Following the new rules, each monster race then gets a selection of NPC examples with class levels, laid out in a manner similar to the NPC Codex. The entries are in order of increasing CR, although two similar entries will be grouped together even if it takes one of them out of the CR order. For example, the kobold monster wrangler (CR 1) and kobold battle master (CR 6) both come under the header of “Kobold Riders” and are listed together before the next entry of “Kobold Tricksters”, which starts with the CR 1 kobold bomber. At first, this way of organizing the entries may seem a little confusing, but I've found that in actual use, it's incredibly efficient. I never have any trouble finding what I need. The exact number of classed characters each monster gets varies depending on the lengths of the stat blocks (with either one or two entries per page), but every monster gets six pages of entries.

Although the amount of space limits the amount of variety possible, there is still a remarkable breadth of variety present for each monster. From combat-oriented characters to spellcasters, there is a wide variety of classes for each monster. Of course, it's not possible to include an example of every class for every monster, but there is enough to cover many different situations and needs. Also, unlike the NPC Codex, the Monster Codex includes character classes from more than just the Core Rulebook, meaning there are examples of classes like cavalier and oracle. The drow poisoner (a 12th-level alchemist) is a fun one.

After the NPC examples, each chapter also contains a new monster associated with that chapter's focus monster. Sometimes, this is a variant version of the monster, such as the flind in the gnoll chapter. Flinds were part of earlier editions of Dungeons & Dragons, but have been absent from Pathfinder Bestiaries. The vampire chapter contains a more detailed vampire spawn template. The Bestiary mentions vampire spawn in its vampire entry, but instructs GMs to use a modified wight for stats. This template greatly expands GMs' options for creating vampire spawn. Other chapters include animals or creatures associated with the monsters of those chapters. The gorthek in the orc chapter, for example, is a vicious animal that orcs raise to use during warfare. The duergar chapter contains the dark spitter beetle and juggernaut beetle, giant vermin that duergar capture and ride.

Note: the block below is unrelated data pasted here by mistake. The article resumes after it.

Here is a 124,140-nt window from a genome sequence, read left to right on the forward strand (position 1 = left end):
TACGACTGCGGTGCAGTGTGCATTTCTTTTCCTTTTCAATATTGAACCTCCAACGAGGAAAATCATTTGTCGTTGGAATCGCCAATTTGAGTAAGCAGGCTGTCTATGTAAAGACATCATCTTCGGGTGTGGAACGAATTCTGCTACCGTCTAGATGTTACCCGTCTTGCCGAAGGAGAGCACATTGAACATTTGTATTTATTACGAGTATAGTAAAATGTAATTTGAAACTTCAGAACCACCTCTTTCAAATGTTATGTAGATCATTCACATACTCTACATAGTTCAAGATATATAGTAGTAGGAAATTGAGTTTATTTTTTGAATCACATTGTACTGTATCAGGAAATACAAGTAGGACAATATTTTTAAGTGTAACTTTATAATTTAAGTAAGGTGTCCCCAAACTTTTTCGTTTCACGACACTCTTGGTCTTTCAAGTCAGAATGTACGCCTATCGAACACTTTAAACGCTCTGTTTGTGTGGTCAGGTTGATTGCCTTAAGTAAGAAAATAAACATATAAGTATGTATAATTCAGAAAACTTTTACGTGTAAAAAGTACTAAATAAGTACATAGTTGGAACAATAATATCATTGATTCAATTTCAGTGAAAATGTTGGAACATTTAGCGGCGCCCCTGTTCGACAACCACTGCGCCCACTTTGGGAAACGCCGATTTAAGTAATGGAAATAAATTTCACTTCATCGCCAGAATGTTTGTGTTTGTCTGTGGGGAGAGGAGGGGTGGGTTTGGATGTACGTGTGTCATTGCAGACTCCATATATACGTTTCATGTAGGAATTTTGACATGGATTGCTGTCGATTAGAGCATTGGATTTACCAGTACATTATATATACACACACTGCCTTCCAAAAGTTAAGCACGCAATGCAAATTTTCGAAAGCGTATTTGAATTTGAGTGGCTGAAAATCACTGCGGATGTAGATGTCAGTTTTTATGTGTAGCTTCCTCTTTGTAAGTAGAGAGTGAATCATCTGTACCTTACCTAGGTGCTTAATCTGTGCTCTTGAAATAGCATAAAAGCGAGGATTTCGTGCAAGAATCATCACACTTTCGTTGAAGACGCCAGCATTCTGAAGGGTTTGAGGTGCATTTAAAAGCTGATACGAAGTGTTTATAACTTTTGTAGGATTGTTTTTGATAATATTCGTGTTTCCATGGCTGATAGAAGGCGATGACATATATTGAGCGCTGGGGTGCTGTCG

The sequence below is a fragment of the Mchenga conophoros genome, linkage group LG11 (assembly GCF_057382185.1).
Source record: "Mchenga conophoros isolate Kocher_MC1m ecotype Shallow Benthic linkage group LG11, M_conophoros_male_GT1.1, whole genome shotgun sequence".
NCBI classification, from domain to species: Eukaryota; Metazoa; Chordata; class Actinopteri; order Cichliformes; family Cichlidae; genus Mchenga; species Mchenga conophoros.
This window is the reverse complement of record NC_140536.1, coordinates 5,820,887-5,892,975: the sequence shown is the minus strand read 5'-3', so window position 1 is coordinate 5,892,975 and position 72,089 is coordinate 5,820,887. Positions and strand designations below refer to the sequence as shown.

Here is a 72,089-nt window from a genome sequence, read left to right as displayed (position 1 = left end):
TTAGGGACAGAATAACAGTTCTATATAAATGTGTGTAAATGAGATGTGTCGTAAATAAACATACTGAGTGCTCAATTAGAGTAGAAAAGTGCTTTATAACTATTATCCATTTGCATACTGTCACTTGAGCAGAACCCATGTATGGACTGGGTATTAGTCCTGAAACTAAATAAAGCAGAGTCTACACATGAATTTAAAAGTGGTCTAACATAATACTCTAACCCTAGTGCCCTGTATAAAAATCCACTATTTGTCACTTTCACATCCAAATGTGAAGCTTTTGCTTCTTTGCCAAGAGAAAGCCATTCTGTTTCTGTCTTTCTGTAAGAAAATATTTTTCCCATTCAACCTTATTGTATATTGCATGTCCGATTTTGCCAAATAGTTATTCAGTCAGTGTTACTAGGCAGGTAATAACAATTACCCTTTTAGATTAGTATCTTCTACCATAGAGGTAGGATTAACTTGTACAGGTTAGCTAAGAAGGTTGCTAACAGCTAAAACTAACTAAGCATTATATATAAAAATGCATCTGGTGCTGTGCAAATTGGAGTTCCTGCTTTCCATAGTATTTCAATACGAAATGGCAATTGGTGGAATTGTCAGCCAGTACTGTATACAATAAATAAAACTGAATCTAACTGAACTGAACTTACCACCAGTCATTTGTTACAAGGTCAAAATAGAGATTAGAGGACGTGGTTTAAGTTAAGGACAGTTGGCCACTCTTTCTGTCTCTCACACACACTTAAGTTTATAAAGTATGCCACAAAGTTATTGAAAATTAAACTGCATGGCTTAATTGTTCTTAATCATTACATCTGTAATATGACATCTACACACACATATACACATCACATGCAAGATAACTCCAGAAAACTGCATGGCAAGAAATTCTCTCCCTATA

The final page of each chapter contains a list of suggested encounters. These encounters provide ways that GMs can combine the various NPCs in the chapter into groups of opponents for PCs. It's a useful way for GMs to put together enemy parties quickly.

To round out the book, the Monster Codex has four appendices. The last three are different kinds of indexes (ability index, rules index, and a list of monsters by CR). The first appendix, however, is particularly useful. It contains a collection of simple class templates, one for each class in the Core Rulebook. Like other simple templates, the purpose of these is to allow GMs to modify existing monsters quickly. Each has quick rules for modifying monsters on the fly, and rebuild rules for when GMs have a little bit more time (but still not a lot). These templates are excellent for those situations when the detailed NPCs in the book don't cover your needs, but you still need something fast. They allow for huge variability in encounter options.

While there are several criteria to evaluate an RPG book with (ease of reading, unique and interesting content, balance, etc.), perhaps the most important is utility. For a book aimed at gamemasters, that utility is whether it makes the game easier to run. The Monster Codex goes way beyond expectations in this regard. Few books other than the Core Rulebook see such constant use in my games. Like the NPC Codex, it is a book that I wish existed long before it did, and it is a book that I will continue to gain use out of for years to come.